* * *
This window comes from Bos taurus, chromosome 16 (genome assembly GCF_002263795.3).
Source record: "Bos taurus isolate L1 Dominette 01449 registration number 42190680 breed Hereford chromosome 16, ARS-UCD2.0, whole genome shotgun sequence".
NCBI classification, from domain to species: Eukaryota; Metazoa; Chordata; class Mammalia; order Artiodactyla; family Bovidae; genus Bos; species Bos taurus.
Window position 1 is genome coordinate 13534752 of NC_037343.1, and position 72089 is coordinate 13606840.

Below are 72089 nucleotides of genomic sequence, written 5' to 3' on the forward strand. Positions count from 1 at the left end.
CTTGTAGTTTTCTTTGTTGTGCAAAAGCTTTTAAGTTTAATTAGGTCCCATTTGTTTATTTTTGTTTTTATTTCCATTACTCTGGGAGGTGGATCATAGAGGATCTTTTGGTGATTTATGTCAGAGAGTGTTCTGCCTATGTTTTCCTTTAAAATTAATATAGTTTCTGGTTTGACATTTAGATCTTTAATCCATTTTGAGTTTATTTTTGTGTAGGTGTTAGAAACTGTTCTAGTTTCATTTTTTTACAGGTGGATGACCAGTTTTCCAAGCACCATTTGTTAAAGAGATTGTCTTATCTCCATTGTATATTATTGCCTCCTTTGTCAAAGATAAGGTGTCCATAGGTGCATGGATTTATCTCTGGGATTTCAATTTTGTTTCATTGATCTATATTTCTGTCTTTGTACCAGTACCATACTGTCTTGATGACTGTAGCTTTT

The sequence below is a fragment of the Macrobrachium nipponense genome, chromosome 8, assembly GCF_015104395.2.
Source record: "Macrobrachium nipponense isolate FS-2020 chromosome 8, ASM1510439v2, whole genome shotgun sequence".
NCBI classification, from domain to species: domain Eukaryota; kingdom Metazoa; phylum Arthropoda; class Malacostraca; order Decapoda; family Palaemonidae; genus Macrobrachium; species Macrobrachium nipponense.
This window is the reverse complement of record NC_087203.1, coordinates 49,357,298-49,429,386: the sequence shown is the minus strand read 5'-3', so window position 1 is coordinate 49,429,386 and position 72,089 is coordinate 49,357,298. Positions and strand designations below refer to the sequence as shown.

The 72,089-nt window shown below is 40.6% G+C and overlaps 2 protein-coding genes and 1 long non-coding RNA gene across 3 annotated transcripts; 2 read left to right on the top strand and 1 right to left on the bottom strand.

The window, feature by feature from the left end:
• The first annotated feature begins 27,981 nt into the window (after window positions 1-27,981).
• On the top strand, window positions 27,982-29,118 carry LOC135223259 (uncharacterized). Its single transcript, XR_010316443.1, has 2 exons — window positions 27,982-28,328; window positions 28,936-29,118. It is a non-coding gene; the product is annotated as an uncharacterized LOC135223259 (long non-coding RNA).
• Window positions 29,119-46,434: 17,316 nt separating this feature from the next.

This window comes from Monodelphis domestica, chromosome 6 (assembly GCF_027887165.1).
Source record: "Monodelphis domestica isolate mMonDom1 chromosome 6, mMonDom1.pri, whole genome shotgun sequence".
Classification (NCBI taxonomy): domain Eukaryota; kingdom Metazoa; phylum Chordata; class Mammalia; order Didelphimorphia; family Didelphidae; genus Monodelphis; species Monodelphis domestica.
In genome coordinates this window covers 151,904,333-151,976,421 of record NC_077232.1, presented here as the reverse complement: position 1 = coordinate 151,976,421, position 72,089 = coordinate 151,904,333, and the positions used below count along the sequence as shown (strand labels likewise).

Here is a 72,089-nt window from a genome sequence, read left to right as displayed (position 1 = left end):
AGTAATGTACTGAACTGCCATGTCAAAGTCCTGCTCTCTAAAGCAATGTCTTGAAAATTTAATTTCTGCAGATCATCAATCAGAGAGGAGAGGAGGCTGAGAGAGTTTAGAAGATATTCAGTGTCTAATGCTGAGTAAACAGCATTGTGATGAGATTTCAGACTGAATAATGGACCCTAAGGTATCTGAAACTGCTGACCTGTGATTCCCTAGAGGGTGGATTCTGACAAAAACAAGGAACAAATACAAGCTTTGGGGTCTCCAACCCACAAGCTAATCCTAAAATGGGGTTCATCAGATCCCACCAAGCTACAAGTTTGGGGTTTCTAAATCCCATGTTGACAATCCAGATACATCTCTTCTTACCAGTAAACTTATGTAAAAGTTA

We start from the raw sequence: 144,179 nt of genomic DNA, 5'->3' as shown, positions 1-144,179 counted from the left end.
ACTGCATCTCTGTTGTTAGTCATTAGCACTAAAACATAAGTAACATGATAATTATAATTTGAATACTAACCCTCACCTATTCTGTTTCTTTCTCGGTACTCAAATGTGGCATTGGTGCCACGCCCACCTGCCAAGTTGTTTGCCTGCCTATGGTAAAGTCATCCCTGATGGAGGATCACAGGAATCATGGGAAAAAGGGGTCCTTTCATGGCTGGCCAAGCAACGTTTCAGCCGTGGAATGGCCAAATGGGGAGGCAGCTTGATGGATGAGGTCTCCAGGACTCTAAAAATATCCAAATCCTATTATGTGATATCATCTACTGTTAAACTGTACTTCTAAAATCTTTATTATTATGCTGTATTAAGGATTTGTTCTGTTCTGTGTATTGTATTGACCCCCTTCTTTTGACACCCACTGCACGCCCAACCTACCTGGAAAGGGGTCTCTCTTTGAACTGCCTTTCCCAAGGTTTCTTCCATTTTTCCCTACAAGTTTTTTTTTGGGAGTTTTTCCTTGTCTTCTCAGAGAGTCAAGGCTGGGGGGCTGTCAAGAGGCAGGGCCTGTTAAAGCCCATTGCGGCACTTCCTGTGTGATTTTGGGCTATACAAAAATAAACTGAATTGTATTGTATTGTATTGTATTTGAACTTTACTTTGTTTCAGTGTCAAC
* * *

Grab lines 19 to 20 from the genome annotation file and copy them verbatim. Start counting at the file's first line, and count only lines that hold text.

In genome coordinates this window covers 151,904,333-151,976,421 of record NC_077232.1, presented here as the reverse complement: position 1 = coordinate 151,976,421, position 72,089 = coordinate 151,904,333, and the positions used below count along the sequence as shown (strand labels likewise).

Here is a 72,089-nt window from a genome sequence, read left to right as displayed (position 1 = left end):